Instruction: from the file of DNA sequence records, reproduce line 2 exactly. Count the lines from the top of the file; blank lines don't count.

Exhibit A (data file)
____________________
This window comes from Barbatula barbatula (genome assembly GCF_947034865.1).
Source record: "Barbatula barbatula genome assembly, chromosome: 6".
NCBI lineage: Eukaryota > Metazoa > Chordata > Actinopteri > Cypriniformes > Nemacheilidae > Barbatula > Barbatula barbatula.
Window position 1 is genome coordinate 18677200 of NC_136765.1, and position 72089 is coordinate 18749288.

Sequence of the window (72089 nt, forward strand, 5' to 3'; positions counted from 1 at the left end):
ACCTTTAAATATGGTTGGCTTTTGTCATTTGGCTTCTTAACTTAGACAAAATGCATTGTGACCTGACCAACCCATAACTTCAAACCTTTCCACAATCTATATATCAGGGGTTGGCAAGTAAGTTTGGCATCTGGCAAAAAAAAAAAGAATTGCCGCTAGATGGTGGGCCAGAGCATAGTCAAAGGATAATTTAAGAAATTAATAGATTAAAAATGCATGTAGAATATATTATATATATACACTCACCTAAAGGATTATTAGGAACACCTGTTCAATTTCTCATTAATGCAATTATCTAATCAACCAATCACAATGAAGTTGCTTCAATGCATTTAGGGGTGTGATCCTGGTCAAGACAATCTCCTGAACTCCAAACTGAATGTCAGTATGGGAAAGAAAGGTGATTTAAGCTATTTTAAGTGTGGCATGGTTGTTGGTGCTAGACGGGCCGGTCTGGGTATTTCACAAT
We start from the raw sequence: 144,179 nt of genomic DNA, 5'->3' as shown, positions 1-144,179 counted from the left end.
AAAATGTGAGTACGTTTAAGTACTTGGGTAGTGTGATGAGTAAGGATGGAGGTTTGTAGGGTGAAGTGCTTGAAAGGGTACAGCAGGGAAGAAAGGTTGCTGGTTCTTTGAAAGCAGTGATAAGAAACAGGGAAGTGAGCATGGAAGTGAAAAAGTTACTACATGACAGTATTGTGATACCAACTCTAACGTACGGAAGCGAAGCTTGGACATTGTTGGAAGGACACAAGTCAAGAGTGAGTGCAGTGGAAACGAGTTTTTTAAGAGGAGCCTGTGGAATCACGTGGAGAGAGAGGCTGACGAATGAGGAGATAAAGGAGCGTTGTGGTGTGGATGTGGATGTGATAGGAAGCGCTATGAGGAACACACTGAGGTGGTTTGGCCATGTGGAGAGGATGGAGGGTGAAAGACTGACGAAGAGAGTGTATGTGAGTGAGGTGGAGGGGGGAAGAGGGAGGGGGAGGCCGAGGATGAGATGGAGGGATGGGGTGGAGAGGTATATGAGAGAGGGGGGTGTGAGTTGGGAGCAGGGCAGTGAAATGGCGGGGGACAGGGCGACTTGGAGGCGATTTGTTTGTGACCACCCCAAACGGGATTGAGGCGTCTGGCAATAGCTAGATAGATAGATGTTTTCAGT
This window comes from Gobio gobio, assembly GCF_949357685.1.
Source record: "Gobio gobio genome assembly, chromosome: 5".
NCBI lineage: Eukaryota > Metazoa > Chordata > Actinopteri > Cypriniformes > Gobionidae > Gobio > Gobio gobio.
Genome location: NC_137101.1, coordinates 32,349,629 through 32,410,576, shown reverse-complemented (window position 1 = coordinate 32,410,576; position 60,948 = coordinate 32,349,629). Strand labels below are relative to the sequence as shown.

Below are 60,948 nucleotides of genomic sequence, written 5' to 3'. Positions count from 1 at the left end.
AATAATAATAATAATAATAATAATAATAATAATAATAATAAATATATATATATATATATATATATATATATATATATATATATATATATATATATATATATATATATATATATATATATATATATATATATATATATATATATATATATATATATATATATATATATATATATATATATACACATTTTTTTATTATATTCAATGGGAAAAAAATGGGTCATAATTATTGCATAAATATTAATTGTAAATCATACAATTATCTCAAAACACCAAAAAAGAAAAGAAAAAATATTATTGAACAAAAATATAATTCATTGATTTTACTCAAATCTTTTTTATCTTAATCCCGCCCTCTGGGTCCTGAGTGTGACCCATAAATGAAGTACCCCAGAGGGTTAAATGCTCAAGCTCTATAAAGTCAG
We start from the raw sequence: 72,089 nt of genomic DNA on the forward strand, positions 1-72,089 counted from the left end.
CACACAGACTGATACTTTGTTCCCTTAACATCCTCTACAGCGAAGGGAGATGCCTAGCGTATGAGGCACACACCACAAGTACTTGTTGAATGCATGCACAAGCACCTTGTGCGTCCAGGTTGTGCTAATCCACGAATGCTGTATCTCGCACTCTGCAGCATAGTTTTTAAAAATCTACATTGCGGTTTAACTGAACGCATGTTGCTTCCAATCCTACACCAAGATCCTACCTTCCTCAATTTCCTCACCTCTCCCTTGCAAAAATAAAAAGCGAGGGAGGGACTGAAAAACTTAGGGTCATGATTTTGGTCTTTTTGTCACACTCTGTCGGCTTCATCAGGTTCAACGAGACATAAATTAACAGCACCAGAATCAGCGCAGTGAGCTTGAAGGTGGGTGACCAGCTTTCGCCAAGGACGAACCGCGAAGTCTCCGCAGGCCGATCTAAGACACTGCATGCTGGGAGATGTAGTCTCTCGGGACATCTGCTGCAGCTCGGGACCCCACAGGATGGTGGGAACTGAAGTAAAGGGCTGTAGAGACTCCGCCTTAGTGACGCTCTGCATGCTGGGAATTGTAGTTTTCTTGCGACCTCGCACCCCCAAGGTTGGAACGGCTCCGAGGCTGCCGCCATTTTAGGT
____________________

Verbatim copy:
Source record: "Barbatula barbatula genome assembly, chromosome: 6".